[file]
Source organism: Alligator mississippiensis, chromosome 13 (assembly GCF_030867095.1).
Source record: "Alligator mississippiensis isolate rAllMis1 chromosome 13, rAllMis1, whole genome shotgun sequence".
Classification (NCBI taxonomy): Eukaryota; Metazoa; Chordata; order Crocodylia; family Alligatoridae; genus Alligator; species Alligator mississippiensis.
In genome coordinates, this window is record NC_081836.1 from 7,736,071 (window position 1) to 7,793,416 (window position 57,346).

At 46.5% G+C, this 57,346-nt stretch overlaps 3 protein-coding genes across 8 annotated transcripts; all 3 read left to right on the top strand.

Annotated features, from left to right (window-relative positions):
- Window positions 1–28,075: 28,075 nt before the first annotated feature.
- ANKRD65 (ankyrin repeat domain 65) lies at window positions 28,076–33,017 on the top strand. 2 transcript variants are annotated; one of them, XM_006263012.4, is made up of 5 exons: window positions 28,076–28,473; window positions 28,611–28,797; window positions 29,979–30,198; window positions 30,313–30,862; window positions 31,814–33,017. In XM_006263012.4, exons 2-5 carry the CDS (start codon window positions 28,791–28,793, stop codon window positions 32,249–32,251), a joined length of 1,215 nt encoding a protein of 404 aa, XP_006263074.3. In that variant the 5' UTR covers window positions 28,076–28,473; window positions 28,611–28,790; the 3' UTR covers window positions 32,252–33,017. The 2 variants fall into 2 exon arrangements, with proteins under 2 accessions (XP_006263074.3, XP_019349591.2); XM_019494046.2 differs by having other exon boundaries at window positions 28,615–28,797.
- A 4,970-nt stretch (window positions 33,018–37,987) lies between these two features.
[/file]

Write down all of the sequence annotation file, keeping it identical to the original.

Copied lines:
Source organism: Alligator mississippiensis, chromosome 13 (assembly GCF_030867095.1).
Source record: "Alligator mississippiensis isolate rAllMis1 chromosome 13, rAllMis1, whole genome shotgun sequence".
Classification (NCBI taxonomy): Eukaryota; Metazoa; Chordata; order Crocodylia; family Alligatoridae; genus Alligator; species Alligator mississippiensis.
In genome coordinates, this window is record NC_081836.1 from 7,736,071 (window position 1) to 7,793,416 (window position 57,346).

At 46.5% G+C, this 57,346-nt stretch overlaps 3 protein-coding genes across 8 annotated transcripts; all 3 read left to right on the top strand.

Annotated features, from left to right (window-relative positions):
- Window positions 1–28,075: 28,075 nt before the first annotated feature.
- ANKRD65 (ankyrin repeat domain 65) lies at window positions 28,076–33,017 on the top strand. 2 transcript variants are annotated; one of them, XM_006263012.4, is made up of 5 exons: window positions 28,076–28,473; window positions 28,611–28,797; window positions 29,979–30,198; window positions 30,313–30,862; window positions 31,814–33,017. In XM_006263012.4, exons 2-5 carry the CDS (start codon window positions 28,791–28,793, stop codon window positions 32,249–32,251), a joined length of 1,215 nt encoding a protein of 404 aa, XP_006263074.3. In that variant the 5' UTR covers window positions 28,076–28,473; window positions 28,611–28,790; the 3' UTR covers window positions 32,252–33,017. The 2 variants fall into 2 exon arrangements, with proteins under 2 accessions (XP_006263074.3, XP_019349591.2); XM_019494046.2 differs by having other exon boundaries at window positions 28,615–28,797.
- A 4,970-nt stretch (window positions 33,018–37,987) lies between these two features.